New York Times Op-Ed columnist Nicholas Kristoff recently published a piece on the connection between the rise of MRSA-related infections and industrial hog farming. “Our Pigs, Our Food, Our Health,” documents new and frightening research on this antibiotic resistant-bacterium that kills over 18,000 Americans a year (after eating their flesh and causing agonizing lesions). While MRSA (Methicillin-resistant Staphylococcus aureus) has traditionally been associated with hospitals, jails and locker rooms, a new strain has been found that is apparently agricultural in origin. A recent study at the University of Iowa found this particular strain in 45 percent of hog farmers sampled, and 49 percent of the hogs. In Kristoff’s follow-up piece, “Pathogens in Our Pork,” he cites another study which found MRSA in five out of 90 retail pork samples tested in Louisiana.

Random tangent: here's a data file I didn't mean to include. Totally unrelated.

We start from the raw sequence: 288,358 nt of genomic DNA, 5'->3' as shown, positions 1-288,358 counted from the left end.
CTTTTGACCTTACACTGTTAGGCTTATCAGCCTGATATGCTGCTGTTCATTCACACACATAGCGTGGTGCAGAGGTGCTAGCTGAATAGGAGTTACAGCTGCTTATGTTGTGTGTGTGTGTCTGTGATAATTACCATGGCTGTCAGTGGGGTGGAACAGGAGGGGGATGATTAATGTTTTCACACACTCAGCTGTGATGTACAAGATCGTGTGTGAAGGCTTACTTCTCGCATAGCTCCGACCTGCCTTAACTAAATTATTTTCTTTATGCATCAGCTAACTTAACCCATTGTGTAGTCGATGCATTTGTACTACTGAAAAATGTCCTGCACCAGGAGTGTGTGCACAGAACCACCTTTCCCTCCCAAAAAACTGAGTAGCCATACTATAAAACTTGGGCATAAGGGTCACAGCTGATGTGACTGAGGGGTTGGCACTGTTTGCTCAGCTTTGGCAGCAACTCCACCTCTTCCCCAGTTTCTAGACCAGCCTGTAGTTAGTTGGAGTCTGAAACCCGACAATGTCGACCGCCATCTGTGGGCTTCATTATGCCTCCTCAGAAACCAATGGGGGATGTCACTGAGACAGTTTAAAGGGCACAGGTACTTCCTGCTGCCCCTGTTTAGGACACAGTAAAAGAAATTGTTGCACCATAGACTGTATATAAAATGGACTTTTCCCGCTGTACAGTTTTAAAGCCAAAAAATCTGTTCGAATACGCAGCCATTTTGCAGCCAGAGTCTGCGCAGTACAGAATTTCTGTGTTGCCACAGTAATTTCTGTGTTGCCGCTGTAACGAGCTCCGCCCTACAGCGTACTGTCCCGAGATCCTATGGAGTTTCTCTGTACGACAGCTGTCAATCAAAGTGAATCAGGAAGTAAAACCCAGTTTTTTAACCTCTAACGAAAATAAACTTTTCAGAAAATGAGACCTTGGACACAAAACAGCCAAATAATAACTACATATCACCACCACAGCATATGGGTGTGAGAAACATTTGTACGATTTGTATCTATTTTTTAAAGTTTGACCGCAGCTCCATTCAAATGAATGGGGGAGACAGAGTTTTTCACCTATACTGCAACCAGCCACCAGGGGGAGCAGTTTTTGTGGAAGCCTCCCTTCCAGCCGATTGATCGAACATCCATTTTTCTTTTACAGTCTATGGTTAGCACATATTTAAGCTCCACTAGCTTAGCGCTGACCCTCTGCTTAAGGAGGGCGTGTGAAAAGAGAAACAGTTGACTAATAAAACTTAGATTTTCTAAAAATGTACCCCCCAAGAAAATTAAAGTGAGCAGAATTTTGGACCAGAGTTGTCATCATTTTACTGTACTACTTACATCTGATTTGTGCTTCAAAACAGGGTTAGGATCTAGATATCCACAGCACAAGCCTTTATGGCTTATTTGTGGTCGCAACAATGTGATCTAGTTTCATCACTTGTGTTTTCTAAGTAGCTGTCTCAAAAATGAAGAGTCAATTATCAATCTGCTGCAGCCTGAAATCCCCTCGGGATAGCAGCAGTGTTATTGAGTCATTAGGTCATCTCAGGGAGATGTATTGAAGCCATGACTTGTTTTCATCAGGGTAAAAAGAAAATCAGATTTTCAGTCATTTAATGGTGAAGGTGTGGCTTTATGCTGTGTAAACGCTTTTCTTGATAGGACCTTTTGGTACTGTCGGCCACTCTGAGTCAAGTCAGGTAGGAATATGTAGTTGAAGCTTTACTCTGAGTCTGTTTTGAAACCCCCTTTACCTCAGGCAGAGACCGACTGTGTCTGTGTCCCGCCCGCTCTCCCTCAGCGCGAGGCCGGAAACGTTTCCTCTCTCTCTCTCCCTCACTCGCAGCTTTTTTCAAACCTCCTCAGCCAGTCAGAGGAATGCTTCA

So far, the disease seems to be acquired primarily in hospitals and through working with pigs – not from eating infected pork. Still this is causing some to wonder about the risks involved in handling it – as Kristoff says, “I’ll still offer my kids B.L.T.’s – but I’ll scrub my hands carefully after handling raw pork.” Others wonder about the risks we all face in allowing MRSA-friendly agriculture. The problem here is not the pigs, but the extreme overuse of antibiotics in industrial systems. This overuse sets the perfect stage for those few surviving bacteria to make an evolutionary comeback, which we are now witnessing. Regardless of how the disease is transmitted, the fact remains that we have very little left in our arsenal to fight it.